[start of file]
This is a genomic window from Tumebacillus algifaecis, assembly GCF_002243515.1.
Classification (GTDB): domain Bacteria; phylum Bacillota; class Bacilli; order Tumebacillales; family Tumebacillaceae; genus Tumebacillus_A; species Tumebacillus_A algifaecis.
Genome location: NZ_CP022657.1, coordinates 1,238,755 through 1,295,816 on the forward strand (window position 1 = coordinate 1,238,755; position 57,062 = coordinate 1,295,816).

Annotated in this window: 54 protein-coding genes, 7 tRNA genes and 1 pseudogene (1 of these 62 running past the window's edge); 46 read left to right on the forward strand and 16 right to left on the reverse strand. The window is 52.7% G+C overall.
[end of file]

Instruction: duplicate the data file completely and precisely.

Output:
This is a genomic window from Tumebacillus algifaecis, assembly GCF_002243515.1.
Classification (GTDB): domain Bacteria; phylum Bacillota; class Bacilli; order Tumebacillales; family Tumebacillaceae; genus Tumebacillus_A; species Tumebacillus_A algifaecis.
Genome location: NZ_CP022657.1, coordinates 1,238,755 through 1,295,816 on the forward strand (window position 1 = coordinate 1,238,755; position 57,062 = coordinate 1,295,816).

Annotated in this window: 54 protein-coding genes, 7 tRNA genes and 1 pseudogene (1 of these 62 running past the window's edge); 46 read left to right on the forward strand and 16 right to left on the reverse strand. The window is 52.7% G+C overall.